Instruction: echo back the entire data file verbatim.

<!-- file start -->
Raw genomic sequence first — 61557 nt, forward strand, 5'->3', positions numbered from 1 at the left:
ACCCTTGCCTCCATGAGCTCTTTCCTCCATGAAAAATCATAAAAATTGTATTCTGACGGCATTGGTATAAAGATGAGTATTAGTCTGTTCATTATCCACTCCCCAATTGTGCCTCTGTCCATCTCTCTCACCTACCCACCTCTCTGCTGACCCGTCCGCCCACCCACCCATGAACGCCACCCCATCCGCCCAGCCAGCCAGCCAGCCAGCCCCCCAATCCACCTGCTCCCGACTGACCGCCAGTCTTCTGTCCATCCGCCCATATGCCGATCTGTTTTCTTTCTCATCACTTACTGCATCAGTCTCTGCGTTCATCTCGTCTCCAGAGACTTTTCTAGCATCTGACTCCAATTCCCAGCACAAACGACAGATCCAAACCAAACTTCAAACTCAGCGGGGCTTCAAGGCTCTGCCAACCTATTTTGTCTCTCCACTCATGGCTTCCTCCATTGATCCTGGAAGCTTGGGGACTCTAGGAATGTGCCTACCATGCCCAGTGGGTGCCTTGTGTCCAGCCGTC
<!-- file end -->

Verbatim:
Raw genomic sequence first — 61557 nt, forward strand, 5'->3', positions numbered from 1 at the left:
ACCCTTGCCTCCATGAGCTCTTTCCTCCATGAAAAATCATAAAAATTGTATTCTGACGGCATTGGTATAAAGATGAGTATTAGTCTGTTCATTATCCACTCCCCAATTGTGCCTCTGTCCATCTCTCTCACCTACCCACCTCTCTGCTGACCCGTCCGCCCACCCACCCATGAACGCCACCCCATCCGCCCAGCCAGCCAGCCAGCCAGCCCCCCAATCCACCTGCTCCCGACTGACCGCCAGTCTTCTGTCCATCCGCCCATATGCCGATCTGTTTTCTTTCTCATCACTTACTGCATCAGTCTCTGCGTTCATCTCGTCTCCAGAGACTTTTCTAGCATCTGACTCCAATTCCCAGCACAAACGACAGATCCAAACCAAACTTCAAACTCAGCGGGGCTTCAAGGCTCTGCCAACCTATTTTGTCTCTCCACTCATGGCTTCCTCCATTGATCCTGGAAGCTTGGGGACTCTAGGAATGTGCCTACCATGCCCAGTGGGTGCCTTGTGTCCAGCCGTC